The following is a specially-adapted excerpt from the book Handloading For Competition, by Glen Zediker. Visit BuyZedikerBooks.com for more.
by Glen Zediker
A “ballistic coefficient,” or “BC,” is a number that reflects on the aerodynamic performance of a bullet, how well it flies.
I was explaining BC to a fellow once and after talking through all the technical language he said, “So, it’ll hit furtherer on up the hill….” Exactly.
It’s actually a comparison, and that gets explained first. Here’s how it
works: There are “standard” bullets that are mathematical models. Workaday ballisticians know which model to apply to different bullet styles. For most rifle bullets we’ll encounter, one model is a “G1” (there are other models, like G7). The flight of this bullet has been calculated at varying velocities and distances. Pistol bullets, for example, are calculated from or compared to different standard bullet models.
The standard bullet, and, again, let’s say that’s a G1, has a BC of 1.000. An actual bullet that’s compared to the G1 at points, distances downrange, will either be flying faster or slower than the G1. If it’s faster, its BC will be 1.000+; if it’s slower, it will be 1.000- (fractional).
Comparing bullets with different BCs, the one with the higher number will lose less speed over distance. Losing less speed means its flight time will be shorter and it won’t drift and drop as much as a bullet with a lower BC. So, a 0.600 flies better than a 0.550. So: the higher the BC, the less speed lost over distance. That’s it.
Published or stated BCs are either calculated or measured, depending on the maker’s policy. More mathematics than I can wrap my mind around can get these calculations done based on a bullet’s blueprint. Measured BCs involve chronographing at the muzzle and then at other points on downrange, same bullet, same flight. There’s a good question as to which provides the best information. Some logic applied suggests that, without question, a measured BC is more “real world” and therefore more valuable. On the other hand, if the point is to compare bullets, then calculated BCs might be more reliable. One point, however, is that the relationship between measured BCs and calculated BCs is that measured are usually lower…but not always. Reasons for that follow.
All the drift and drop tables (whether printed or digital) you’ll see are based on a bullet’s BC. And, the accuracy of those tables clearly revolves around what the actual BC performance of the bullet you’re shooting is.
So what affects the actual, realized BC of a bullet? A lot of things… Anything that can influence bullet flight influences BC realization. Bullet stability has the lead, though. For a supposed BC to be realized, the bullet has to be “asleep.” If it’s not stable, it’s encountering disruptions that will slow it down. I don’t know many who have had much luck running BC tests “at home.” That’s a logistics issue with chronographs, as could be imagined. Those, however, who have successfully done their own BC testing learn a lot. One, for instance, is that even the rotational speed of a bullet in a test can influence BC. Comparing the same bullet through a 1-8 and a 1-7.5 twist barrel, the 1-8 likely will net a higher BC. The extra revs per second from the faster twist are the likely cause. Easy enough to imagine: 1000-yard BC tests are more revealing than are 500-yard tests.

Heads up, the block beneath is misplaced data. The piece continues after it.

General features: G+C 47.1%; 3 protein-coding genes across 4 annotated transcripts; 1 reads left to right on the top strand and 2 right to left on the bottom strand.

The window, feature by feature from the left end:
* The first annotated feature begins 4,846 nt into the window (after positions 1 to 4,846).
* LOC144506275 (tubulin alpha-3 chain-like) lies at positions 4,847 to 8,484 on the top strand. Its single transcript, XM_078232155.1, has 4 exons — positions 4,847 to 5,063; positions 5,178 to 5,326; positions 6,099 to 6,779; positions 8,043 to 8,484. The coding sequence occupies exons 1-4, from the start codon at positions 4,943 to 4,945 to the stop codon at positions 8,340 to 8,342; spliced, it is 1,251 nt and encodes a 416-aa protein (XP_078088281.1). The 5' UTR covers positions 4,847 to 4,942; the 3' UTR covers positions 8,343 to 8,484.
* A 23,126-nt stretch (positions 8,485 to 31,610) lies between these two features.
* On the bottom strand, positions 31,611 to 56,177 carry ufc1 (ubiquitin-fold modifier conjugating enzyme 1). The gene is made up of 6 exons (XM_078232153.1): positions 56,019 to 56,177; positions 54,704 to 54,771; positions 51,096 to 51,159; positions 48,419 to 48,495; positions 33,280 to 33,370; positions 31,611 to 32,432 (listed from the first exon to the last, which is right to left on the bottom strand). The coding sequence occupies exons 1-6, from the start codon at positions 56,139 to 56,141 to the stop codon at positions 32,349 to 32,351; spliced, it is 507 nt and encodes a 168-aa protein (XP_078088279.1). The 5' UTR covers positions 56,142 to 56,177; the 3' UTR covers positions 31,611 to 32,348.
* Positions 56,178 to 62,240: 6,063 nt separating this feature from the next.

Atmospherics, which can be a long list of factors, influence BC mightily. Air density is probably the most powerful influence here. Any conditions that allow for easier passage of a bullet through the air don’t detract as much from its BC as any conditions that do serve to impede its flight. A BC, which is based on sea-level air density, can easily show itself as a higher number at 2000 feet above sea level.
Reality is that the demonstrated BC changes from morning to afternoon and day to day and place to place. The calculated BC is not changing, of course, but the mistake is assuming that a BC is some “set” or finite measure of bullet performance. If you’re interested, there’s some valuable information from David Tubb (visit DavidTubb.com). He’s done a volume of work on calculating influences from atmospherics as it applies to his DTR project, which, in one way of seeing it, gets down to understanding why it’s really rare to dial in what a ballistics table says for a particular bullet and speed and distance, and hit the target.
One last bit of information I’ve always found interesting is that a BC is a finite thing, whether the bullet at hand is going to show it or not. Any BC derived from a G1 model, for instance, fits all bullets with that same BC. This was helpful before ballistics apps were as common and easy as they are now. For instance, if there was a new .224-caliber bullet with an advertised BC, but no tables, just find another bullet, of any caliber, with that same BC, plug in the velocity, and the drift and drop figures would be accurate. It doesn’t matter if the other bullet was a .308 or .277 or whatever else.